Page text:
An important theoretical advance of recent years has been to develop the connection between ‘jamming’ in granular and colloidal materials and concepts of the glass transition. In colloids, the Brownian diffusion of particles becomes so hindered at high concentrations that particles remain effectively confined to cages, resulting in an ageing amorphous solid with a yield stress: the colloidal glass. The contribution of Vlassopoulos and colleagues (Christopolou et al. 2009) investigates this complex macroscopic nonlinear behaviour for a class of soft colloids made from multi-arm star polymers, while that of Fuchs and colleagues (Henrich et al. 2009) develops quantitative theoretical models for such flow behaviour based on the successful mode-coupling approaches to the quiescent glass transition. A closely related contribution is that of Trappe and co-workers (Sessoms et al. 2009), which establishes a fascinating link between macroscopic behaviour and short-scale spatiotemporal fluctuations (dynamic heterogeneity) within a dense assembly of microgel beads.
Flowable colloids can also jam up under stress (the cornstarch effect) and this has been thought of as a ‘stress-induced’ glass transition. The relation between this concept and dilatancy, particularly in relation to density inhomogeneities, is explored in a commentary by Haw (2009), based on remarks made at the meeting and included in this Theme Issue. Progress may be possible using the concept of effective temperature to describe the unpredictable part of the particle motion under strong flow. This concept, while longstanding for fast granular flows (where it describes kinetic energy), is increasingly being developed for slow flows and static systems, where instead it describes the fact that a non-equilibrium system resides much higher up on the potential energy (or free energy) landscape than would its equilibrium counterpart. This avenue is explored in the contribution of Bi & Chakraborty (2009), which introduces a new temperature-like variable conjugate to applied stress. Effective temperature is one of several unresolved factors in the crossover in granular materials from collisional to frictional flow regimes as jamming is approached—a problem addressed in the contribution of Menon and co-workers (Gardel et al. 2009).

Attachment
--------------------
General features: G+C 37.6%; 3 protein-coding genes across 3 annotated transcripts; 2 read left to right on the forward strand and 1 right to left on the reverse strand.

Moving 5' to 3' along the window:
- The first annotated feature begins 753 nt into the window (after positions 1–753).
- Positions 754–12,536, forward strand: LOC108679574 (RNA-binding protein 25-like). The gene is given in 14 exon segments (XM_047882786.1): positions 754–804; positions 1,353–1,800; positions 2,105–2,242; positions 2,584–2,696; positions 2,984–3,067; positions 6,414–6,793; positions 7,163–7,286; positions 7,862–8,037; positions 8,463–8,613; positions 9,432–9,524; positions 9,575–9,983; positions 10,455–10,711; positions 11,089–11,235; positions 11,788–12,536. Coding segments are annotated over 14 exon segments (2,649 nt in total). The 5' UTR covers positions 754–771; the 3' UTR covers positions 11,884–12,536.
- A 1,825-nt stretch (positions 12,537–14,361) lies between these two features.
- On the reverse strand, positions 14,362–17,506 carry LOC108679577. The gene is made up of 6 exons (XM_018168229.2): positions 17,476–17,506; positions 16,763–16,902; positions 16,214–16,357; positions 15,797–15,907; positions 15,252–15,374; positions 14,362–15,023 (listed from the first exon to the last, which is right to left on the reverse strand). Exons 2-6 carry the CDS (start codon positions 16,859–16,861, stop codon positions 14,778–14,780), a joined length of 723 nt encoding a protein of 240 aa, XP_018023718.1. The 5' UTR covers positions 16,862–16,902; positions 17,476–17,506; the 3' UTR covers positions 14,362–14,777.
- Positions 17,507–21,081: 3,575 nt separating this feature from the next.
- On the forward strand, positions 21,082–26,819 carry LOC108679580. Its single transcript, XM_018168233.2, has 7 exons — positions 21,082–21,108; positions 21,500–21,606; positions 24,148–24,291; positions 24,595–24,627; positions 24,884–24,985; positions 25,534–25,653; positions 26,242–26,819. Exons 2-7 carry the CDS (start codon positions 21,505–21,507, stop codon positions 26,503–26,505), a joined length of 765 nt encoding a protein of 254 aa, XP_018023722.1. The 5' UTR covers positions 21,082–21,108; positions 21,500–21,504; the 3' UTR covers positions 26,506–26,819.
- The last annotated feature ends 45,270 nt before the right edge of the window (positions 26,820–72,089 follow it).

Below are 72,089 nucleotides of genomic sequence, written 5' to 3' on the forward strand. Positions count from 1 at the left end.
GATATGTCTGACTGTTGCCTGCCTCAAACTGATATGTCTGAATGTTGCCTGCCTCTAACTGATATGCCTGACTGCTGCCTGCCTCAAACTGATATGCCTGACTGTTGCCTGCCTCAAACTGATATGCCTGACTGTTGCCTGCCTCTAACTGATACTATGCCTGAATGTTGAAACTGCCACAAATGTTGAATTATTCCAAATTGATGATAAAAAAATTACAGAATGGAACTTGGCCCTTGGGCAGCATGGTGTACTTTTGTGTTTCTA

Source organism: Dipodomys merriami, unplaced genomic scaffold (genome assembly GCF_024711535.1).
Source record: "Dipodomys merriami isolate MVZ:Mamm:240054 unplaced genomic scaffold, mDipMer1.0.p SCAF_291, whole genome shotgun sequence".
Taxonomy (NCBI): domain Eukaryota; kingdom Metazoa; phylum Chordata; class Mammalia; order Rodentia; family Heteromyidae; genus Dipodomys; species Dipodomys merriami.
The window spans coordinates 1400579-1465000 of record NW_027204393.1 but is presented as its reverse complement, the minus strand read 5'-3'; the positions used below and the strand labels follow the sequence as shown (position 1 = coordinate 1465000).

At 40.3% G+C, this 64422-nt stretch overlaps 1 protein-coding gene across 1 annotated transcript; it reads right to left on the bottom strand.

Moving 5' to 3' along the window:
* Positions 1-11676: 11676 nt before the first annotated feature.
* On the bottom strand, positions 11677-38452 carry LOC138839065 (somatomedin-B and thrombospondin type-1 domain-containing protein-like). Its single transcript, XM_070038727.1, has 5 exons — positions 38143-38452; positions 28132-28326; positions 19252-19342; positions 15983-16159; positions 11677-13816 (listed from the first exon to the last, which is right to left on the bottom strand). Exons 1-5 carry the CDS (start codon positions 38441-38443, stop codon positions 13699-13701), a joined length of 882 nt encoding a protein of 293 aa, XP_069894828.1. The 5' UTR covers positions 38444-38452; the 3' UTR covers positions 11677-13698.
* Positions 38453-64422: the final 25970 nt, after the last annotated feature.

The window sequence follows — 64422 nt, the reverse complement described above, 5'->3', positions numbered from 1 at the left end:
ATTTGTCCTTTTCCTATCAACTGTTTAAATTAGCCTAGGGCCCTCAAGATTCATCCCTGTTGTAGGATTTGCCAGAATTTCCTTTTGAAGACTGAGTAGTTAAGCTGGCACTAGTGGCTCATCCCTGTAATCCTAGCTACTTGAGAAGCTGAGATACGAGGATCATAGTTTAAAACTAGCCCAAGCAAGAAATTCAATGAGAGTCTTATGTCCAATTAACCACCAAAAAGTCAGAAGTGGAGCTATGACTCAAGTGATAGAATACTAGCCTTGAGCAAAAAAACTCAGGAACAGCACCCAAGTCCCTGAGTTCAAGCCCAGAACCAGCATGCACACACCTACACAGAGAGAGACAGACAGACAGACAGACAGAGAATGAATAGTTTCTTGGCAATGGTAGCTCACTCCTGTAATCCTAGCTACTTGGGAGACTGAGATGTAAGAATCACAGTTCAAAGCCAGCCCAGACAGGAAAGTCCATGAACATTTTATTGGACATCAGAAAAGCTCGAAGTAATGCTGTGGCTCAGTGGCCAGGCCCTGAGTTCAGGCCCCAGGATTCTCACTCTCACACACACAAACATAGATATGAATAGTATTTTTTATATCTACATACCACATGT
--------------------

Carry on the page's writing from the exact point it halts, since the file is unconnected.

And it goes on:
The contribution of Pusey et al. (2009) gives a new twist on an old problem, namely, the role of the glass transition in suppressing the formation of crystals. This reminds us of a different role for colloids, namely, their use as model systems to test a range of fundamental ideas in statistical physics and material science. This has been a fruitful research avenue for Peter Pusey (and the group he founded at Edinburgh) over several decades—with his experimental work illuminating in turn the entropy-driven crystallization of hard spheres, their arrest as amorphous glass phases, the role of attractive forces in driving liquid–liquid and liquid–solid phase transitions, and the effect of such forces on glass formation. The organizers were particularly pleased to be able to organize this Discussion Meeting at a time that could also mark Peter Pusey’s formal retirement (after several years in a part-time position) from the University of Edinburgh. We dedicate this Theme Issue to him, with our very best wishes for a long and happy retirement.
One contribution of 12 to a Discussion Meeting Issue ‘Colloids, grains and dense suspensions: under flow and under arrest’.
- © 2009 The Royal Society